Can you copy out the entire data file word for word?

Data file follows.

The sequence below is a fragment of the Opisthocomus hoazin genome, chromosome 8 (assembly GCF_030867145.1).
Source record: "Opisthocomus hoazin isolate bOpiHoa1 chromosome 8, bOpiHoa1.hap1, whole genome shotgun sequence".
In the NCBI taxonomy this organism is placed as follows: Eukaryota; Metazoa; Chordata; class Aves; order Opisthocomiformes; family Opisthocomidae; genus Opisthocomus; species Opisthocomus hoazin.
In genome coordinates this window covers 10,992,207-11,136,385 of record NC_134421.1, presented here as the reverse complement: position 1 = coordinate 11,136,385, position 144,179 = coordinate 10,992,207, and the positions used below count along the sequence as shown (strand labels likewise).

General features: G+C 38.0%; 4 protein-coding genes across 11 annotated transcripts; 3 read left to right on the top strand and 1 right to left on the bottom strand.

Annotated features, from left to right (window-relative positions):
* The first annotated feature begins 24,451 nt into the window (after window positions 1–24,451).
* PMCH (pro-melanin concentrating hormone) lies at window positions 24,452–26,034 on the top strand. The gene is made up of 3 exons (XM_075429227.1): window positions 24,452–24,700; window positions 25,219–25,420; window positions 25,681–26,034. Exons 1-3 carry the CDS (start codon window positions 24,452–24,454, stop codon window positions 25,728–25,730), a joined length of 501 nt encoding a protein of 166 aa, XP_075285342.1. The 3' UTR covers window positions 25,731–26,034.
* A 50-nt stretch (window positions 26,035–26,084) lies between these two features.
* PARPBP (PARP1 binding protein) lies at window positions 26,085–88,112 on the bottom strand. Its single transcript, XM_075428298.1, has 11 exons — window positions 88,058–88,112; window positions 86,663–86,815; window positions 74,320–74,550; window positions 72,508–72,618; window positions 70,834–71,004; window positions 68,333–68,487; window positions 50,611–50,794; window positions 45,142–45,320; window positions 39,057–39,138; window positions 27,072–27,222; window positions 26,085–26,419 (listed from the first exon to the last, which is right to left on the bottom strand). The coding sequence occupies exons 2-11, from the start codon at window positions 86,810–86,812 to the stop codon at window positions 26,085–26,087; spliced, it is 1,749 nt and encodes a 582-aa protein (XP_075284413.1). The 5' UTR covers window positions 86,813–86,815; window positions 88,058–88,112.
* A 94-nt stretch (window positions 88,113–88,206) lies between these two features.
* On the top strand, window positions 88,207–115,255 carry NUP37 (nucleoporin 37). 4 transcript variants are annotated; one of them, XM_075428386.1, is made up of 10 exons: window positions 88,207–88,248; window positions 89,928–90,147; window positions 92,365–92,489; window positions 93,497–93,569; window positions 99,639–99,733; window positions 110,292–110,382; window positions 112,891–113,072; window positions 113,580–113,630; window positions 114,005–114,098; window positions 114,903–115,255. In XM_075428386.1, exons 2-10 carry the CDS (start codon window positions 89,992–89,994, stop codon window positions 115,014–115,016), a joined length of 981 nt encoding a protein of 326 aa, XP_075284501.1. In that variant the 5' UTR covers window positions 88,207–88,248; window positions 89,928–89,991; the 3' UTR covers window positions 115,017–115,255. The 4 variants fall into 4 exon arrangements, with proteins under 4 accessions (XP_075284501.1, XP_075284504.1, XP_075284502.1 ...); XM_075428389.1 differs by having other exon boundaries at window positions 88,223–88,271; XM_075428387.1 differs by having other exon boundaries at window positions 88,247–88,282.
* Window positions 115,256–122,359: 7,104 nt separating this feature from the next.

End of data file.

The sequence below is a fragment of the Opisthocomus hoazin genome, chromosome 8 (assembly GCF_030867145.1).
Source record: "Opisthocomus hoazin isolate bOpiHoa1 chromosome 8, bOpiHoa1.hap1, whole genome shotgun sequence".
In the NCBI taxonomy this organism is placed as follows: Eukaryota; Metazoa; Chordata; class Aves; order Opisthocomiformes; family Opisthocomidae; genus Opisthocomus; species Opisthocomus hoazin.
In genome coordinates this window covers 10,992,207-11,136,385 of record NC_134421.1, presented here as the reverse complement: position 1 = coordinate 11,136,385, position 144,179 = coordinate 10,992,207, and the positions used below count along the sequence as shown (strand labels likewise).

General features: G+C 38.0%; 4 protein-coding genes across 11 annotated transcripts; 3 read left to right on the top strand and 1 right to left on the bottom strand.

Annotated features, from left to right (window-relative positions):
* The first annotated feature begins 24,451 nt into the window (after window positions 1–24,451).
* PMCH (pro-melanin concentrating hormone) lies at window positions 24,452–26,034 on the top strand. The gene is made up of 3 exons (XM_075429227.1): window positions 24,452–24,700; window positions 25,219–25,420; window positions 25,681–26,034. Exons 1-3 carry the CDS (start codon window positions 24,452–24,454, stop codon window positions 25,728–25,730), a joined length of 501 nt encoding a protein of 166 aa, XP_075285342.1. The 3' UTR covers window positions 25,731–26,034.
* A 50-nt stretch (window positions 26,035–26,084) lies between these two features.
* PARPBP (PARP1 binding protein) lies at window positions 26,085–88,112 on the bottom strand. Its single transcript, XM_075428298.1, has 11 exons — window positions 88,058–88,112; window positions 86,663–86,815; window positions 74,320–74,550; window positions 72,508–72,618; window positions 70,834–71,004; window positions 68,333–68,487; window positions 50,611–50,794; window positions 45,142–45,320; window positions 39,057–39,138; window positions 27,072–27,222; window positions 26,085–26,419 (listed from the first exon to the last, which is right to left on the bottom strand). The coding sequence occupies exons 2-11, from the start codon at window positions 86,810–86,812 to the stop codon at window positions 26,085–26,087; spliced, it is 1,749 nt and encodes a 582-aa protein (XP_075284413.1). The 5' UTR covers window positions 86,813–86,815; window positions 88,058–88,112.
* A 94-nt stretch (window positions 88,113–88,206) lies between these two features.
* On the top strand, window positions 88,207–115,255 carry NUP37 (nucleoporin 37). 4 transcript variants are annotated; one of them, XM_075428386.1, is made up of 10 exons: window positions 88,207–88,248; window positions 89,928–90,147; window positions 92,365–92,489; window positions 93,497–93,569; window positions 99,639–99,733; window positions 110,292–110,382; window positions 112,891–113,072; window positions 113,580–113,630; window positions 114,005–114,098; window positions 114,903–115,255. In XM_075428386.1, exons 2-10 carry the CDS (start codon window positions 89,992–89,994, stop codon window positions 115,014–115,016), a joined length of 981 nt encoding a protein of 326 aa, XP_075284501.1. In that variant the 5' UTR covers window positions 88,207–88,248; window positions 89,928–89,991; the 3' UTR covers window positions 115,017–115,255. The 4 variants fall into 4 exon arrangements, with proteins under 4 accessions (XP_075284501.1, XP_075284504.1, XP_075284502.1 ...); XM_075428389.1 differs by having other exon boundaries at window positions 88,223–88,271; XM_075428387.1 differs by having other exon boundaries at window positions 88,247–88,282.
* Window positions 115,256–122,359: 7,104 nt separating this feature from the next.